Your child asking where babies come from must be a nightmare question for any parent. Your child bursting out of a wardrobe while you and your husband are playing dress-up sex as Peter Pan and Alice, sending your startled crack-high husband out of a window and into a coma is a recipe for emotional disaster in every thinkable way. It’s the repercussions from this tragic event, the preceding reasons and subsequent guilt, that we see from the view point of Alison, sitting by her husband’s hospital bed, and Luke, a child not yet in his teens trying to understand what happened to his dad.
The power of No Wonder lies in its imagery; the three characters dressed in black who sit at the back and provide snippets of characters, visually striking moments and haunting voiceovers. They do it by using the most basic of props and never in a way that attempts to dominate the theatricality. But, most importantly, every visual moment is coherent and done for a constructive reason. So often it feels like a group have decided to include an idea for no reason other than it looks nice, tending to gloss over the fact that it’s misleading and confusing to the audience. In No Wonder it always felt that decisions were made because they would add to the story and underlining themes.
It seems obvious, but it’s what makes the difference between a succession of visually interesting moments and a compelling narrative whole that rewards initial interest with final satisfaction. The true significance of Luke tumbling out of a wardrobe filled with porn magazines and cuddly toys from various fairy tales isn’t fully revealed until the end, but more and more during the play we are given clues, references, that elucidate the emotional trauma, and the loss of innocence, that Luke and Alison have suffered. Never, however, in an obvious way. We are left to piece it together ourselves, but No Wonder expertly gives us the shape of the pieces through the imagery and shows us the picture on the box through the underlying theme of fairy tales. Imagine that visual metaphor actually working and you’re close.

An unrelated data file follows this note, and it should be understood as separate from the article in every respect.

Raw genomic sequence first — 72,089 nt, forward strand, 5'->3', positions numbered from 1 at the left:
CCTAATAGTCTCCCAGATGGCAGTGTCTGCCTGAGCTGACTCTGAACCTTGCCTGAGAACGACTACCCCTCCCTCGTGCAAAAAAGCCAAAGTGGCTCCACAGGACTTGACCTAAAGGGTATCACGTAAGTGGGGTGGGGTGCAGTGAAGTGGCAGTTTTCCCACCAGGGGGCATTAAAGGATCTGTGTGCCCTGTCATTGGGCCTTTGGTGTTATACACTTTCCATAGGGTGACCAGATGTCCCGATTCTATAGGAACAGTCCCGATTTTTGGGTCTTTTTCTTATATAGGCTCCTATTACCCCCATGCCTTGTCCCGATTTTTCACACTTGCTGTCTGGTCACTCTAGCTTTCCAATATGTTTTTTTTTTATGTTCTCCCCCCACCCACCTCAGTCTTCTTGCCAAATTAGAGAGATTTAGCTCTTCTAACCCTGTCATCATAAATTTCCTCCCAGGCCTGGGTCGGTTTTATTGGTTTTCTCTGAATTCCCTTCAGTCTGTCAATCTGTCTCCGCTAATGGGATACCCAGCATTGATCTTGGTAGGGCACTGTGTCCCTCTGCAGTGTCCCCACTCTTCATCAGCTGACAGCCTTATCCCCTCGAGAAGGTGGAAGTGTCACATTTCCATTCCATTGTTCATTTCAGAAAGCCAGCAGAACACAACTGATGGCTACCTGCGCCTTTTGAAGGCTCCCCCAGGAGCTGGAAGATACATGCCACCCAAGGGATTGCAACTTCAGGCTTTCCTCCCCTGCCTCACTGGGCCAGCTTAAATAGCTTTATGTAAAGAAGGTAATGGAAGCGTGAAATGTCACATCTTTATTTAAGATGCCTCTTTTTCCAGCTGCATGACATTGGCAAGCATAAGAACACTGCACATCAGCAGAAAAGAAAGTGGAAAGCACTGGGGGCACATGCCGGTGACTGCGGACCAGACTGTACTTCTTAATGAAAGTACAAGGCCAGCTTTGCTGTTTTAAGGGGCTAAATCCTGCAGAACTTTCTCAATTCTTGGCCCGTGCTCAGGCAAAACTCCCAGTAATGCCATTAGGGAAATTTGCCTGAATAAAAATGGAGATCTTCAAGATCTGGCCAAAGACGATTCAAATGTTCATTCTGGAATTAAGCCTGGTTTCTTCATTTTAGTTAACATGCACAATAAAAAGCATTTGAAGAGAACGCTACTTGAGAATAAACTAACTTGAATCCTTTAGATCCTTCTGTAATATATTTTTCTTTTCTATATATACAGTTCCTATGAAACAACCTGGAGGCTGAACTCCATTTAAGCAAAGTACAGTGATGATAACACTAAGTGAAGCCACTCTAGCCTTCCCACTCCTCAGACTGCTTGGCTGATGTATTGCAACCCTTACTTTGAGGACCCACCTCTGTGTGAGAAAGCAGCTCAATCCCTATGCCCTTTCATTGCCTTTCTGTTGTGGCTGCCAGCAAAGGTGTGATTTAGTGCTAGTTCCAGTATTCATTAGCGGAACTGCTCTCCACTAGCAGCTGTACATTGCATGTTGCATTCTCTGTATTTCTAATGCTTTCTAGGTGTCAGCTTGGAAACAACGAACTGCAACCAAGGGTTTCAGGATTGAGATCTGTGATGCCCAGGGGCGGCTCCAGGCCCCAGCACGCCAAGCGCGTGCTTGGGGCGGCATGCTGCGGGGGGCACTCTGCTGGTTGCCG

If there’s a tension between No Wonder’s imagery and the nature of the story it is trying to tell then that tension manifests itself in the form of the language. Alison doesn’t talk as her character actually would, Luke certainly doesn’t talk like a young child would. The language is at times over-laden with metaphors and stories, almost to the point of being self-indulgent and distracting. For the majority though the script gets the important bits right, thanks mainly to the conviction and understanding which Asha Bhatt as Alison and especially Edward Franklin as Luke bring to their roles. Their development is never rushed but, again, carefully plotted.
Opinion will be divided on this play based around how much you can stomach a simile and whether you enjoy stage imagery or not. If you do, then this is a carefully crafted and elegantly executed piece. If you don’t then you may wonder what all the fuss is about.